14 Sep Prime Time for Real-World Evidence
Patient-centric data – Real-World Evidence (RWE) and Real-World Data (RWD) – are becoming increasingly instrumental in the drug development process and for making health care decisions. This type of data not only informs the process of discovery of new indications, but drug development and clinical trials design. It can also be of value to monitor post-marketing drug safety and enable decision support in clinical practice. It is not surprising that science companies and medical organizations are increasingly focused on leveraging RWD and RWE data to better understand patient population use of drugs and the respective outcomes (e.g. responders vs. non-responders), and to accelerate and provide justification for clinical decision support.
New technologies gather and store huge amounts of health-related data RWD can come from a number of sources, for example:
- Electronic health records (EHRs)
- Claims and billing activities
- Product and disease registries
- Patient-generated data including in home-use settings and patient reported outcomes surveys
- Data gathered from other sources, et. wearables data collected via mobile devices, that can inform on health status
RWE is becoming actionable when powered by analytics, machine learning & artificial intelligence (AI)
RWE provides insight beyond traditional clinical trial data, adding the potential to link data from different sources. This is expected to translate into improved trial efficiency, identification of potential new indications, and generation of a real-world perspective on risks/benefits to make informed decisions beyond traditional clinical trials. RWE is impacting the health care market and has also been getting attention on the regulatory side. AI and information exchange needs to be kept secure in the context of managing, accessing, and extracting insights from RWE.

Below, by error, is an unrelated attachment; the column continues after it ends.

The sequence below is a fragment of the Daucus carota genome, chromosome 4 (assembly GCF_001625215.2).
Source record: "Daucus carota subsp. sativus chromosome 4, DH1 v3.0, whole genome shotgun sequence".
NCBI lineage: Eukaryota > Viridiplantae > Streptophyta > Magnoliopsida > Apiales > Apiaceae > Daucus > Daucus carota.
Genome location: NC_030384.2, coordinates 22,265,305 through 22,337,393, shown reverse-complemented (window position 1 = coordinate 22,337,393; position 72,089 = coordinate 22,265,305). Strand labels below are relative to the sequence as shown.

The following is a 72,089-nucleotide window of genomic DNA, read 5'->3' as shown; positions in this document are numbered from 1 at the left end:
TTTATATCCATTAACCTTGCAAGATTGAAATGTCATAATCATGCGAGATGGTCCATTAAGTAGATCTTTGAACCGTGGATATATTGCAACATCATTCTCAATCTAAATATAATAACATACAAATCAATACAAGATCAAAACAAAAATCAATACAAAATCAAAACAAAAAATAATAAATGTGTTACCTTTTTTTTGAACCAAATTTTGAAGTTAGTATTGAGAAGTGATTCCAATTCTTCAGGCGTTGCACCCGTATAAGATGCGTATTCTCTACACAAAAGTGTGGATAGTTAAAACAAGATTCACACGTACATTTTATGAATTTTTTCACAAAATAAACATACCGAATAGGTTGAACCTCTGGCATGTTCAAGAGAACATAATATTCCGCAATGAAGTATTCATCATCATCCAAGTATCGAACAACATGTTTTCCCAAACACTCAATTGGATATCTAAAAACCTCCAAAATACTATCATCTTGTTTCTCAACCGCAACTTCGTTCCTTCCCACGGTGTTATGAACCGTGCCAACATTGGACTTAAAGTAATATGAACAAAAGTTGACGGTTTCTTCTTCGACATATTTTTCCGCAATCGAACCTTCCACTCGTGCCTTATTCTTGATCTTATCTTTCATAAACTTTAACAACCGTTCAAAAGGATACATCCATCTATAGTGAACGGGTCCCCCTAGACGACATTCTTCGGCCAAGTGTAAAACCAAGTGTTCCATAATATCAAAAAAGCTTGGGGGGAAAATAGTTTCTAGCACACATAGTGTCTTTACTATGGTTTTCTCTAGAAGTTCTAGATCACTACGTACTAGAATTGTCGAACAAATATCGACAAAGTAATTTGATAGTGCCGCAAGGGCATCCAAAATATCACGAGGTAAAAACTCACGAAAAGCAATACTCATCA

The FDA has recently published guidelines for submitting RWE and RWD for Regulatory Decision-Making
The FDA has been exploring ways to further support industry use of RWE as a part of clinical studies under the agency’s RWE framework released and an industry guidance for how to submit documents that use Real-World Data and Real-World Evidence to the FDA for drugs and biologics in May 2019. The draft guidance supports a range of proposals, from engaging with patient groups early in the drug development process, to re-enrolling patients from early-phase trials into later-phase trials. The degree of impact from the proposed changes will depend upon the clarity in the final guidance and the FDA’s willingness to enforce and/or incentivize adoption of these requirements with sponsors and research programs. While some have argued that RWD/RWE need to be more supportive of enhanced diversity in trial populations and the number of patients needed for clinical studies, others have encouraged the FDA to consider how RWE / RWD may be used to help provide information on effects of the drug in these broader patient populations.
“Calling stakeholders from across health care to meet at PMWC 2020 to get involved in this critical program with the FDA to leverage RWD and RWE to improve clinical development”.